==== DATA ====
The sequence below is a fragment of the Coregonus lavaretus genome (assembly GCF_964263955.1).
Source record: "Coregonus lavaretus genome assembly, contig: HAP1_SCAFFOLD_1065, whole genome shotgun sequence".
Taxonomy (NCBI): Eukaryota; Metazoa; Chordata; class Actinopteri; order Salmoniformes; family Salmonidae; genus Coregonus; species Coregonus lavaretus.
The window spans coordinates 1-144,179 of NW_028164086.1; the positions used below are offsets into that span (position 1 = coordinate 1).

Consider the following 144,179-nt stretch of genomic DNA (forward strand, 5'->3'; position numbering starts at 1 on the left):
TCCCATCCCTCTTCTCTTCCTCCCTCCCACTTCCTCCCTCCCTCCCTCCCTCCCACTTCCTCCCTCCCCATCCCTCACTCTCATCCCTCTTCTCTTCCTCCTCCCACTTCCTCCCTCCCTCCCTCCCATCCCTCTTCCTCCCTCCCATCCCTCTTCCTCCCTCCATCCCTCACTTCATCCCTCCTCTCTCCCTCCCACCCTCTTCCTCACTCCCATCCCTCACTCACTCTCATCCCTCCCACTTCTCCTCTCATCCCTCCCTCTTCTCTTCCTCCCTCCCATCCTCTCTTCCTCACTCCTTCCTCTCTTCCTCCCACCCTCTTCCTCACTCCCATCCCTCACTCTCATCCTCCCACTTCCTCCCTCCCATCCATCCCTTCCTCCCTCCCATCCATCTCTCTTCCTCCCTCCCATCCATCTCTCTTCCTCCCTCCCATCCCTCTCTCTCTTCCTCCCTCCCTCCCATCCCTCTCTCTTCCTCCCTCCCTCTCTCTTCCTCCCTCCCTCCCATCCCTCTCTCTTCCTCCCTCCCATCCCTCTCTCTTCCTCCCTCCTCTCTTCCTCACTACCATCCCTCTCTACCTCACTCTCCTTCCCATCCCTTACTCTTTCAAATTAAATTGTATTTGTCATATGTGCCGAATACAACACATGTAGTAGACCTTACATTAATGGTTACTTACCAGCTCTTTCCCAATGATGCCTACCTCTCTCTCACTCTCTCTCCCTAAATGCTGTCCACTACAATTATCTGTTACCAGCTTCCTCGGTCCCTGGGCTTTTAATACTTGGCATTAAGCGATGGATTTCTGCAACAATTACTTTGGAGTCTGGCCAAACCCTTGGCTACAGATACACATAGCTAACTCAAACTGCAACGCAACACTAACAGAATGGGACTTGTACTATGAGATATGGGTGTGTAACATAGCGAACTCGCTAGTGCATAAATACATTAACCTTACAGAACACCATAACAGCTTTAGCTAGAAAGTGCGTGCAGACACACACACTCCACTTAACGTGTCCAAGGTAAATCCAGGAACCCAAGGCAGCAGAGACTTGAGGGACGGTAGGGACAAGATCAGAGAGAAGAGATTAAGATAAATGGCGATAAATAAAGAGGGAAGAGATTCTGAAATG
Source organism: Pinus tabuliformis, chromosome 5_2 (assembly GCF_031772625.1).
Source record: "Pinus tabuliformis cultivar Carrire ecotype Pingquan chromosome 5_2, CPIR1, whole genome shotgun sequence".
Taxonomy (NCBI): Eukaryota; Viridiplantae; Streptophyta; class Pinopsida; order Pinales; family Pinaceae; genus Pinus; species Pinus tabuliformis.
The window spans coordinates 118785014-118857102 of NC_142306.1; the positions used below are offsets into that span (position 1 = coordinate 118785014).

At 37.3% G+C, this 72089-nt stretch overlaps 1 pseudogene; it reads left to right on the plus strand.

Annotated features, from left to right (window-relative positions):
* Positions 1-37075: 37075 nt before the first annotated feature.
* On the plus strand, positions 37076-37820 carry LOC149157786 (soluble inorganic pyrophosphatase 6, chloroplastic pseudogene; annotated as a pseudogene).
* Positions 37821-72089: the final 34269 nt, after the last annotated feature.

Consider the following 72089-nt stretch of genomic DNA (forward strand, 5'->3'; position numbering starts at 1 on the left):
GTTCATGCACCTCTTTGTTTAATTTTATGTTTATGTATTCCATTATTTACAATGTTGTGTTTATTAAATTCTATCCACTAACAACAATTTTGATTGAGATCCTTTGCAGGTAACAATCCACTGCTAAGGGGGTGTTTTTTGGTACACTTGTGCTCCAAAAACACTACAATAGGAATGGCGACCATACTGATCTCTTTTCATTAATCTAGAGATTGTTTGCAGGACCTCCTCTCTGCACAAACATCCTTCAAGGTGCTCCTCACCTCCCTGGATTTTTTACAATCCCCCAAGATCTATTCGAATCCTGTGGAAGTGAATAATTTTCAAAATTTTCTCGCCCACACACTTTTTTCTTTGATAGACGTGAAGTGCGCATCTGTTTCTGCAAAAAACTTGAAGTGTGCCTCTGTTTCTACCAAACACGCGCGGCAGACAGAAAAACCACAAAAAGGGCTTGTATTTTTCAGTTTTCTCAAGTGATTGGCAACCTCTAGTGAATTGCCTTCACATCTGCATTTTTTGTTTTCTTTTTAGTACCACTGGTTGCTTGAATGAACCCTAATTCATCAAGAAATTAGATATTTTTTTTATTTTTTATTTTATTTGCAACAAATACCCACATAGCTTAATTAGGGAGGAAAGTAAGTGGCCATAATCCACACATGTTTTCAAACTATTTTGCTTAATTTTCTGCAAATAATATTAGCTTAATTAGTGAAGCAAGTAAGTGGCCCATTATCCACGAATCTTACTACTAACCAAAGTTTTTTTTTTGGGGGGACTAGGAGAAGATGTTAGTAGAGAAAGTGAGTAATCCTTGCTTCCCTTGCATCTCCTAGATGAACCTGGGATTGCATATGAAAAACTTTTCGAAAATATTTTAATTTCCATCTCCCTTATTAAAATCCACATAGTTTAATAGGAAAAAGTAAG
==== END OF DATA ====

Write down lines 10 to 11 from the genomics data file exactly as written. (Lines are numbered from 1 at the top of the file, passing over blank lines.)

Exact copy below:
The window spans coordinates 118785014-118857102 of NC_142306.1; the positions used below are offsets into that span (position 1 = coordinate 118785014).

At 37.3% G+C, this 72089-nt stretch overlaps 1 pseudogene; it reads left to right on the plus strand.